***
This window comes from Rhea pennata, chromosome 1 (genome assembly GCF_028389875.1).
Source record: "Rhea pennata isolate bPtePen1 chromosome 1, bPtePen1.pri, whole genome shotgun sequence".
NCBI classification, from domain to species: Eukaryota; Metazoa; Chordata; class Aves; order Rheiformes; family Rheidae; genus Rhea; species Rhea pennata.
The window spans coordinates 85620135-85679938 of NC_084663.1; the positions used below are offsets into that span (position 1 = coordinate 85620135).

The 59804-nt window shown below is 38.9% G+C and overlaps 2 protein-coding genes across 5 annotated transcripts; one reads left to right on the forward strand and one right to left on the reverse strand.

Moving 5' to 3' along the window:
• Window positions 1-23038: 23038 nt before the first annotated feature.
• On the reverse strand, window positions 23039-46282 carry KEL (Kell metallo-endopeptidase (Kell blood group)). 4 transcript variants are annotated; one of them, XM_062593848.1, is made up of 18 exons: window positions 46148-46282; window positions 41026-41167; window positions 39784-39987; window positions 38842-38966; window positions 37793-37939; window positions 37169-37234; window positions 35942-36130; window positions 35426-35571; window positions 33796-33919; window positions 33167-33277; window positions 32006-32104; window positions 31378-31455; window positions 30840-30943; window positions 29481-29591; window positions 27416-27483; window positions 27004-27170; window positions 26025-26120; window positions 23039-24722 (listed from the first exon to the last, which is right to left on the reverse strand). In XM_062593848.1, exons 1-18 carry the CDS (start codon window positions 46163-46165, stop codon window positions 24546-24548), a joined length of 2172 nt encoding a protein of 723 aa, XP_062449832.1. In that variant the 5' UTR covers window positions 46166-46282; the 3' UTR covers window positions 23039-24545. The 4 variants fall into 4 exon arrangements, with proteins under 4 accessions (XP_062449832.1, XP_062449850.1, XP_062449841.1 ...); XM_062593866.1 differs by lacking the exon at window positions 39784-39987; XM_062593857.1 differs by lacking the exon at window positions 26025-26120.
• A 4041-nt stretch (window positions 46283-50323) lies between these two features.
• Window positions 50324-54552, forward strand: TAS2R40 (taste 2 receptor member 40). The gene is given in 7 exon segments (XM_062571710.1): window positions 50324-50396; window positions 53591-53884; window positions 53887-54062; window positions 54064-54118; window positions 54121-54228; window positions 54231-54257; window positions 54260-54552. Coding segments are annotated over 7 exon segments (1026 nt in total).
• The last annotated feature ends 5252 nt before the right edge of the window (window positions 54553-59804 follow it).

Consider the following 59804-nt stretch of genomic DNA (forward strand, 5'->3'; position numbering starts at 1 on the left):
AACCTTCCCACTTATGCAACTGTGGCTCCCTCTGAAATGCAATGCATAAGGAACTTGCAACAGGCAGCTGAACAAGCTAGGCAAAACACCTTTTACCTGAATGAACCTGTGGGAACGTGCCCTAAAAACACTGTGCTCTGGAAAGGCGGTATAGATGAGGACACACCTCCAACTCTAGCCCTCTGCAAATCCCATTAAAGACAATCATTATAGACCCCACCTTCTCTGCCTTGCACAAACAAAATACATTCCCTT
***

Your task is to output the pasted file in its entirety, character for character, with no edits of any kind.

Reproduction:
This window comes from Rhea pennata, chromosome 1 (genome assembly GCF_028389875.1).
Source record: "Rhea pennata isolate bPtePen1 chromosome 1, bPtePen1.pri, whole genome shotgun sequence".
NCBI classification, from domain to species: Eukaryota; Metazoa; Chordata; class Aves; order Rheiformes; family Rheidae; genus Rhea; species Rhea pennata.
The window spans coordinates 85620135-85679938 of NC_084663.1; the positions used below are offsets into that span (position 1 = coordinate 85620135).

The 59804-nt window shown below is 38.9% G+C and overlaps 2 protein-coding genes across 5 annotated transcripts; one reads left to right on the forward strand and one right to left on the reverse strand.

Moving 5' to 3' along the window:
• Window positions 1-23038: 23038 nt before the first annotated feature.
• On the reverse strand, window positions 23039-46282 carry KEL (Kell metallo-endopeptidase (Kell blood group)). 4 transcript variants are annotated; one of them, XM_062593848.1, is made up of 18 exons: window positions 46148-46282; window positions 41026-41167; window positions 39784-39987; window positions 38842-38966; window positions 37793-37939; window positions 37169-37234; window positions 35942-36130; window positions 35426-35571; window positions 33796-33919; window positions 33167-33277; window positions 32006-32104; window positions 31378-31455; window positions 30840-30943; window positions 29481-29591; window positions 27416-27483; window positions 27004-27170; window positions 26025-26120; window positions 23039-24722 (listed from the first exon to the last, which is right to left on the reverse strand). In XM_062593848.1, exons 1-18 carry the CDS (start codon window positions 46163-46165, stop codon window positions 24546-24548), a joined length of 2172 nt encoding a protein of 723 aa, XP_062449832.1. In that variant the 5' UTR covers window positions 46166-46282; the 3' UTR covers window positions 23039-24545. The 4 variants fall into 4 exon arrangements, with proteins under 4 accessions (XP_062449832.1, XP_062449850.1, XP_062449841.1 ...); XM_062593866.1 differs by lacking the exon at window positions 39784-39987; XM_062593857.1 differs by lacking the exon at window positions 26025-26120.
• A 4041-nt stretch (window positions 46283-50323) lies between these two features.
• Window positions 50324-54552, forward strand: TAS2R40 (taste 2 receptor member 40). The gene is given in 7 exon segments (XM_062571710.1): window positions 50324-50396; window positions 53591-53884; window positions 53887-54062; window positions 54064-54118; window positions 54121-54228; window positions 54231-54257; window positions 54260-54552. Coding segments are annotated over 7 exon segments (1026 nt in total).
• The last annotated feature ends 5252 nt before the right edge of the window (window positions 54553-59804 follow it).

Consider the following 59804-nt stretch of genomic DNA (forward strand, 5'->3'; position numbering starts at 1 on the left):
AACCTTCCCACTTATGCAACTGTGGCTCCCTCTGAAATGCAATGCATAAGGAACTTGCAACAGGCAGCTGAACAAGCTAGGCAAAACACCTTTTACCTGAATGAACCTGTGGGAACGTGCCCTAAAAACACTGTGCTCTGGAAAGGCGGTATAGATGAGGACACACCTCCAACTCTAGCCCTCTGCAAATCCCATTAAAGACAATCATTATAGACCCCACCTTCTCTGCCTTGCACAAACAAAATACATTCCCTT